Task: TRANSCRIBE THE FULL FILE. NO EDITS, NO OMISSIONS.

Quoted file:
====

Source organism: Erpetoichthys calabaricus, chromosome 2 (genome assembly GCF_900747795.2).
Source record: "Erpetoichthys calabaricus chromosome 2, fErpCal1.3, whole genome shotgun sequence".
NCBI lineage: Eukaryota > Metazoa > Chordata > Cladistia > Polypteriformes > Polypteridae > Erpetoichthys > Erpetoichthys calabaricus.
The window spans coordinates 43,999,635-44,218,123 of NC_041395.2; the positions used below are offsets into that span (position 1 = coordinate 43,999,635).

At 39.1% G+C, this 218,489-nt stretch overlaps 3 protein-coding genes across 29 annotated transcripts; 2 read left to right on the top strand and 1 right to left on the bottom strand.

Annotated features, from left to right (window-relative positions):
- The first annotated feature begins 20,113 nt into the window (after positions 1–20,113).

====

Source organism: Erpetoichthys calabaricus, chromosome 2 (genome assembly GCF_900747795.2).
Source record: "Erpetoichthys calabaricus chromosome 2, fErpCal1.3, whole genome shotgun sequence".
NCBI lineage: Eukaryota > Metazoa > Chordata > Cladistia > Polypteriformes > Polypteridae > Erpetoichthys > Erpetoichthys calabaricus.
The window spans coordinates 43,999,635-44,218,123 of NC_041395.2; the positions used below are offsets into that span (position 1 = coordinate 43,999,635).

At 39.1% G+C, this 218,489-nt stretch overlaps 3 protein-coding genes across 29 annotated transcripts; 2 read left to right on the top strand and 1 right to left on the bottom strand.

Annotated features, from left to right (window-relative positions):
- The first annotated feature begins 20,113 nt into the window (after positions 1–20,113).